‘Sykes-Picot’ and Israel

The status of Palestine was to be determined at a later stage, with the Zionist factor specifically to be taken into consideration.

PEOPLE HOLD up peace signs. But who wants peace more – Israel or the Palestinians? (photo credit: REUTERS)
PEOPLE HOLD up peace signs. But who wants peace more – Israel or the Palestinians?
(photo credit: REUTERS)
November 2, 1917, the date of the Balfour Declaration, and November 29, 1947, the date of the UN resolution on the partitioning of Palestine, are generally recognized milestones on the path toward Israeli statehood – but arguably, another date could be added to the above, namely May 16, 1916, 100 years ago this week, the day on which two European diplomats, Britain’s Sir Mark Sykes and France’s Francois George-Picot, reached a “secret” agreement for carving up many of the lands then under the rule of the Ottoman Empire into British and French spheres of influence and domination once the war against Turkey was won.
Originally, Imperial Russia had also been part of the secret talks leading up to the agreement, and it and Britain had reached an agreement which would have handed to the former parts of Turkey itself, including its capital Constantinople and control of the strategically important Dardenelles – but after the Russian revolution and Russia leaving the war, nothing more was heard of this.
But what should interest us as Israelis is that the accord, entering history as the “Sykes-Picot Agreement,” also predetermined the general borders of Mandatory Palestine, and in consequence also, at least in part, those of the State of Israel – as well as politically and materially contributing to the realization of the Zionist vision.
The principal purpose of the agreement and the strategic considerations behind it were, of course, geopolitical, related to Middle Eastern oil and with regard to Britain also securing the passage to India, the crown jewel of the British Empire, while France intended to obtain for itself control of Syria including the predominantly Christian parts later to become modern-day Lebanon – but other factors, such as Arab nationalism and several particular interests, also came into play.
Arab leaders, such as the Hashemites, threw in their lot with the British in order to gain domination over most of the Arab lands to be taken after the war from the Turks, but as their contribution to the war effort was practically nil (and the Hashemites had in the meantime anyway been turned out of the Arabian peninsula by the Saudis), the promises made to them by the Allied powers were largely ignored after the war.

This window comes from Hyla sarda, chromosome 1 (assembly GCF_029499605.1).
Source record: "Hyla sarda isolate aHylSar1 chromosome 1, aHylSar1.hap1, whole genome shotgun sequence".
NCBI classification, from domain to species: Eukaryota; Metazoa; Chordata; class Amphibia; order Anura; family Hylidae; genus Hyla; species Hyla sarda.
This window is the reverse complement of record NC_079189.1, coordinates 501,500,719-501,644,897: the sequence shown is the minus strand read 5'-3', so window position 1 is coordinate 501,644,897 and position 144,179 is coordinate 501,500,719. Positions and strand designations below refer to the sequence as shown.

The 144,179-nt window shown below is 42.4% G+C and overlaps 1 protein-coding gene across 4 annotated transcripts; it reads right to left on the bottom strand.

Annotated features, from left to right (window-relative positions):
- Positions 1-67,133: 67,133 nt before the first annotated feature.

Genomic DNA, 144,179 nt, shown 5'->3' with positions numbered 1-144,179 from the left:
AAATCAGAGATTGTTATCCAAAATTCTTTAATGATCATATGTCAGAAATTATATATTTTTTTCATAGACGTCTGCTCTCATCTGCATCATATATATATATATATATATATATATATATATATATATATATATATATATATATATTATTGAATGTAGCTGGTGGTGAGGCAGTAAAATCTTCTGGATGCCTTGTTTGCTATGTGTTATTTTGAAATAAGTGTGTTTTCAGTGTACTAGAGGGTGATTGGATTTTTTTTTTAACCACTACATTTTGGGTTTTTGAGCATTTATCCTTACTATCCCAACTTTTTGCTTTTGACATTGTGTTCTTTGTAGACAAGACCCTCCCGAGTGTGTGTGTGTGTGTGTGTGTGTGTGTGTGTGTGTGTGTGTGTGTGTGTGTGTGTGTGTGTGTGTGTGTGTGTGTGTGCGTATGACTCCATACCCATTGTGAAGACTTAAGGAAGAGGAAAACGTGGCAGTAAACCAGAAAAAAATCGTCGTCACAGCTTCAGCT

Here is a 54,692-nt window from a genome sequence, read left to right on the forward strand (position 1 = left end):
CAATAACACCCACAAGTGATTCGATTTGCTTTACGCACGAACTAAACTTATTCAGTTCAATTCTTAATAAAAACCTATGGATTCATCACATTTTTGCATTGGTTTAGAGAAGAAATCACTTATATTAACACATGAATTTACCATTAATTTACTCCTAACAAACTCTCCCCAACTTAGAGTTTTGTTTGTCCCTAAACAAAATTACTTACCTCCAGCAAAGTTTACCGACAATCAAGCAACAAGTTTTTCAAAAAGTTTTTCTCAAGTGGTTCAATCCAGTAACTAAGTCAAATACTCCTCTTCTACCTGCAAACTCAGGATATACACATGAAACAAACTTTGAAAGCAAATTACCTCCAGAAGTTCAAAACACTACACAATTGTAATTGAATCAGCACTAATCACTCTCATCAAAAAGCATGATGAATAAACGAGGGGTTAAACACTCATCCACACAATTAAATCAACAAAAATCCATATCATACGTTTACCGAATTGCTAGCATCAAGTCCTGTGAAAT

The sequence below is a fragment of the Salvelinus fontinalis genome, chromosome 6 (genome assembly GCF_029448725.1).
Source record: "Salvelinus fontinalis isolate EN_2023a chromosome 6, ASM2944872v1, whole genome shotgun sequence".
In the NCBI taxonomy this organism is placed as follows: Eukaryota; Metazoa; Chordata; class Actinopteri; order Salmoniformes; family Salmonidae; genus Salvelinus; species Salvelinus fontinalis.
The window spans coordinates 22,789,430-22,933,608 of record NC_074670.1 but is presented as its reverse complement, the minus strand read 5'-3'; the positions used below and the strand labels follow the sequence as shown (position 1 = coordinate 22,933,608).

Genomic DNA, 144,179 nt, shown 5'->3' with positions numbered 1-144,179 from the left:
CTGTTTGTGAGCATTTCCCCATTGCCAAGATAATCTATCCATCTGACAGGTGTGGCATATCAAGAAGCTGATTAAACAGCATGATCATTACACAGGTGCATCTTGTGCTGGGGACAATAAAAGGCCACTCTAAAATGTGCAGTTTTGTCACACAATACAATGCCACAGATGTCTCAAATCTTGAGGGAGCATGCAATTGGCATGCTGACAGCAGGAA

While France was to establish its rule, not always successfully in retrospect, over Syria – the parts which later became Iraq, Kuwait and Transjordan were assigned to Britain.
The status of Palestine was to be determined at a later stage, with the Zionist factor specifically to be taken into consideration.
And that’s where Mark Sykes’ role comes into play: Sykes was one of those committed British Christian Zionists who saw in the reestablishment of a national home for the Jewish people in its ancient homeland a moral and historical obligation – a sentiment shared at the time by another British Zionist, Winston Churchill, who in 1949, criticizing the anti-Semitic Ernest Bevin’s adamant refusal to recognize the new State of Israel (yes, there were anti-Semites in the British Labour Party then, too – though to countervail this there were also many friends of the Jewish people and Zionism like Richard Crossman and many others) declared in the house of Commons: Israel’s statehood marked “an event in world history to be viewed in the perspective, not of a generation or a century, but in the perspective of a thousand, two thousand or even three thousand years.”
Needless to say that Sykes, in addition to his moral and historical leanings, was also motivated by his belief that Jews, especially in America (which had not yet entered the war) could make an important political contribution to victory over Germany and its allies, as well as by the expectation that once the war was won, the Jewish presence in Palestine would act as a natural mainstay of British interests in the region. This indeed was also the position of the Zionist movement led by Chaim Weizmann – and Sykes’ attitude had a significant impact on the Balfour Declaration one year later (though Sykes, by then, had died).
The original Sykes-Picot agreement was reconfirmed at the 1920 San-Remo Conference, incorporating on Britain’s insistence the Balfour Declaration – without, however, drawing final borders, including those between the Galilee and the Golan. The Zionist movement had laid claim to all the land up to the Litani river, now in Lebanon, and to the sources of the river Jordan, but while the border of Palestine was eventually extended northward, mainly as a result of the Jewish settlements in what is now called the “Galilee salient,” the Litani river, most of the Golan, excluding the eastern shore of the Sea of Galilee and the Banias river, remained French and later Syrian or Lebanese – until the Six Day War in 1967.
On the downside, it must be admitted that in creating the artificial states of Iraq, Syria and to some extent, Jordan, the Sykes-Picot agreement can also be blamed for the present mayhem in the Middle East and in consequence, many of the dangers facing Europe and the rest of the world today.
The author is a former ambassador to the United States.